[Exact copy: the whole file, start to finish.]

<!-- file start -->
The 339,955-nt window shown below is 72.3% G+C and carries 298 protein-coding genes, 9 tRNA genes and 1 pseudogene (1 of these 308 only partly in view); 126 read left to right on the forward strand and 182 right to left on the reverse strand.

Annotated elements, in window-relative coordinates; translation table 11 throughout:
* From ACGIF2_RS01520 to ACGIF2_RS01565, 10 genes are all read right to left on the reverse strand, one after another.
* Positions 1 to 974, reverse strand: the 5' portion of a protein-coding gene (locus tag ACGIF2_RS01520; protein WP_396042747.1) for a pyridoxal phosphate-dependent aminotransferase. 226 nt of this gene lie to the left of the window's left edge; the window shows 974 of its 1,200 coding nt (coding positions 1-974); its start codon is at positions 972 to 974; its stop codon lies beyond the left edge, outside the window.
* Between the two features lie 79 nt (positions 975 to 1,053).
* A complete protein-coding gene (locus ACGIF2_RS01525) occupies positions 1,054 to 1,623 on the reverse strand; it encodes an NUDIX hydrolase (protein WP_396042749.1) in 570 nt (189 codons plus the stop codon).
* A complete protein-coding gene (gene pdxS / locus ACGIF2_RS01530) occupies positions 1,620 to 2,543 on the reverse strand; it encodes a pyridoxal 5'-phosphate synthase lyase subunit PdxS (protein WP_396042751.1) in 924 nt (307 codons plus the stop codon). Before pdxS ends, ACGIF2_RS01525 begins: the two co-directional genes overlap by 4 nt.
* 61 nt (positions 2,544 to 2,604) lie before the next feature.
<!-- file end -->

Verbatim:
The 339,955-nt window shown below is 72.3% G+C and carries 298 protein-coding genes, 9 tRNA genes and 1 pseudogene (1 of these 308 only partly in view); 126 read left to right on the forward strand and 182 right to left on the reverse strand.

Annotated elements, in window-relative coordinates; translation table 11 throughout:
* From ACGIF2_RS01520 to ACGIF2_RS01565, 10 genes are all read right to left on the reverse strand, one after another.
* Positions 1 to 974, reverse strand: the 5' portion of a protein-coding gene (locus tag ACGIF2_RS01520; protein WP_396042747.1) for a pyridoxal phosphate-dependent aminotransferase. 226 nt of this gene lie to the left of the window's left edge; the window shows 974 of its 1,200 coding nt (coding positions 1-974); its start codon is at positions 972 to 974; its stop codon lies beyond the left edge, outside the window.
* Between the two features lie 79 nt (positions 975 to 1,053).
* A complete protein-coding gene (locus ACGIF2_RS01525) occupies positions 1,054 to 1,623 on the reverse strand; it encodes an NUDIX hydrolase (protein WP_396042749.1) in 570 nt (189 codons plus the stop codon).
* A complete protein-coding gene (gene pdxS / locus ACGIF2_RS01530) occupies positions 1,620 to 2,543 on the reverse strand; it encodes a pyridoxal 5'-phosphate synthase lyase subunit PdxS (protein WP_396042751.1) in 924 nt (307 codons plus the stop codon). Before pdxS ends, ACGIF2_RS01525 begins: the two co-directional genes overlap by 4 nt.
* 61 nt (positions 2,544 to 2,604) lie before the next feature.